But organizations can and should have well-defined focuses—which should not immediately subject them to accusations that they fail to care about other issues or communities.

One of us has led and the other now leads an atheist or secular-humanist organization, but neither of us claims to speak for other atheists or for organizations in this or in other matters. In our experience (and each of our experiences are necessarily only that of a single person, limiting each of us—like everyone else—in our ability to fully understand others’ experiences), atheist and humanist organizations have made crucial, important, meaningful strides in addressing and correcting the racism, sexism, and homophobia within our organizations and movements, even as we remain part of a complex society in which such matters remain deeply troubling problems—real problems (or sets of them), not merely academic ones, that have real and serious consequences for our fellow human beings.

It could be seen as mere tokenism to include a dramatically larger proportion of minorities of all sorts at, say, an American Atheists convention. It could possibly be mere tokenism to have a black woman, a gay man, and a Hispanic woman as voting directors on the board of American Atheists or to have similar improvements in diversity in other organizations. It could be an empty gesture that a powerful coalition of local atheist organizations in Atlanta (most of them led by whites) chose, pretty much by acclamation, a strong black woman as the leader and primary voice of the coalition.

Perhaps all these actions could be tokenism, but all the evidence we’ve seen is to the contrary. The diverse speakers at conferences and other secular events have offered widely varying takes on all of our mutual interests. They participated primarily not as representatives of particular ethnic or interest groups but as atheists and humanists with varying experiences and prescriptions. The leaders we’ve seen embraced as our colleagues have not been embraced because of the color of their skins or some other superficial or irrelevant characteristic but as powerful people well worth listening to and following.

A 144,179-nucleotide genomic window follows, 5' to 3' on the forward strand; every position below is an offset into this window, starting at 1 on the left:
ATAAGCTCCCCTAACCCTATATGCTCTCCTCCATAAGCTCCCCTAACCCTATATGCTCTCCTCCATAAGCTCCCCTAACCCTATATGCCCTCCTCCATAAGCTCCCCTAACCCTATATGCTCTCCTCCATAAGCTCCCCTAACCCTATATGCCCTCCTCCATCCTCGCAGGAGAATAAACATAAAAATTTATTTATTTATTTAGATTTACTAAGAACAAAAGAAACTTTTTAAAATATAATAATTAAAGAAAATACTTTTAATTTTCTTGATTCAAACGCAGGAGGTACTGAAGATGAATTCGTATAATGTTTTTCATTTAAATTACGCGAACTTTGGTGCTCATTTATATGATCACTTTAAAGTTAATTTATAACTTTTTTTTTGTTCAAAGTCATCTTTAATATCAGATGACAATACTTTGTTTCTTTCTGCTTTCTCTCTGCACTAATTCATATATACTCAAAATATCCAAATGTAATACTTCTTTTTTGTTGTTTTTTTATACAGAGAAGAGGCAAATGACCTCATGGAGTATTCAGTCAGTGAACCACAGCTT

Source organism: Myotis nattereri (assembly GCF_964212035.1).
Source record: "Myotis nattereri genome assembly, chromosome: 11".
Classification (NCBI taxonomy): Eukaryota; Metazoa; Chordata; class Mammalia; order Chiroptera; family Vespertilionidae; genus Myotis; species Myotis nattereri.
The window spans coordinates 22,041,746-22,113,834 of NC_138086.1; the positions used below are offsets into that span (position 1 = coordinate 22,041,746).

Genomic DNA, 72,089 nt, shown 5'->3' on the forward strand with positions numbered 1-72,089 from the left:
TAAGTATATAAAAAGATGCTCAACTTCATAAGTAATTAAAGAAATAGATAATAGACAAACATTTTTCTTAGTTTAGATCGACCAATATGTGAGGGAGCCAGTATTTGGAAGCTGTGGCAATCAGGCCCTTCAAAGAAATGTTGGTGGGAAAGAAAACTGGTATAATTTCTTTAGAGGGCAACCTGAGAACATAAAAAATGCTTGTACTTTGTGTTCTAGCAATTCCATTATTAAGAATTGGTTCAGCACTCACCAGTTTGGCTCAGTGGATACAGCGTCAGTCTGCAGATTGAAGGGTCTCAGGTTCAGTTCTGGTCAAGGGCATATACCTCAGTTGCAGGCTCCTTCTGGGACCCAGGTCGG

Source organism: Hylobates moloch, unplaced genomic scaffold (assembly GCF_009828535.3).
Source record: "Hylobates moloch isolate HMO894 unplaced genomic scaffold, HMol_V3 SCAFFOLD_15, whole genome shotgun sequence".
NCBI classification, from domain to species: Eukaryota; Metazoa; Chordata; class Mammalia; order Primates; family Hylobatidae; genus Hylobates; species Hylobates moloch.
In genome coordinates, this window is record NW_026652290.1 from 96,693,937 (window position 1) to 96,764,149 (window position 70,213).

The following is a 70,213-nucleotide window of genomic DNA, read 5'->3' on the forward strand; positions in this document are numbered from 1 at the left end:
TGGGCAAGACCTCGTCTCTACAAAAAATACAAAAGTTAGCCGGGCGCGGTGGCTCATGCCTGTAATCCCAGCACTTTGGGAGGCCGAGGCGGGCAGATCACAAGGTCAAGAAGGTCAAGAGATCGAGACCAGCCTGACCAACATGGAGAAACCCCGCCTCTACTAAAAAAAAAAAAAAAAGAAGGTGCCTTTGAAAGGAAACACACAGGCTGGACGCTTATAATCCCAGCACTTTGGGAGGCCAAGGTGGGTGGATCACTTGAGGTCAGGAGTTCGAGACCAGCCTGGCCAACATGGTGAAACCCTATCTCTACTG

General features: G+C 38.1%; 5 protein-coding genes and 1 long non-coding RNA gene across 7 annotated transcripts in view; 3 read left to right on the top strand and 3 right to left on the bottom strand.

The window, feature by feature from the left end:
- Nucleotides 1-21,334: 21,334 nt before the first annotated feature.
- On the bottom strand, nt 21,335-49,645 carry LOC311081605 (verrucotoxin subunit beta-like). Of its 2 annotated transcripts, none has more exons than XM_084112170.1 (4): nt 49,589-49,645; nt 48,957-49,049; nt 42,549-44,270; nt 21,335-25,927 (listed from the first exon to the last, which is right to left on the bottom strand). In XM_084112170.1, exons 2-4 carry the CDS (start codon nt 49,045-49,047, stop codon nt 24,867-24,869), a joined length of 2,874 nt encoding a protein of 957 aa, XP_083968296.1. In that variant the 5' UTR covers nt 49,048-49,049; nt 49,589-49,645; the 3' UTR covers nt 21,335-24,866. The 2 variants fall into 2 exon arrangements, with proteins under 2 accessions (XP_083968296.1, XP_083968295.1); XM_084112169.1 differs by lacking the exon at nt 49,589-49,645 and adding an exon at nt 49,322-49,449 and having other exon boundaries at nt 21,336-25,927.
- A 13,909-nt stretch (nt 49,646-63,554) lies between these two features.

We know that some racist, sexist, anti­gay, non-caring humanists and atheists exist, and we surmise that there are leaders and other prominent persons within the community who harbor views that are not consistent with the core values of progressivism. However, we do our best to identify, thoroughly examine, and resolve when this comes to light. It is important to the survival of our movement to manage our groups and ourselves to ensure that we have the best representation possible and to show that we care.

Most of us—as individuals and organizations—really do care. And we’re not just saying it; we’re acting on it, effectively.

From the authors: This essay is a slightly revised version of one we posted on the NoGodBlog in October 2015. We’re grateful to Free Inquiry for giving it fresh readers.

Ed Buckner

Ed Buckner served as executive director for the Council for Secular Humanism from 2001–2003, as president of American Atheists 2008–2010, and, as of this writing, is the interim executive director of American Atheists. He and his wife live in Atlanta, their son lives in Decatur, GA. All three are proud life members of the Council.

Mandisa Thomas

Mandisa Thomas is the founder and president of Black Nonbelievers, Inc. She serves for the boards for Foundation Beyond Belief, Reason Rally 2016, and the Secular Coalition for America. Her media appearances include CBS Sunday Morning,, and JET magazine.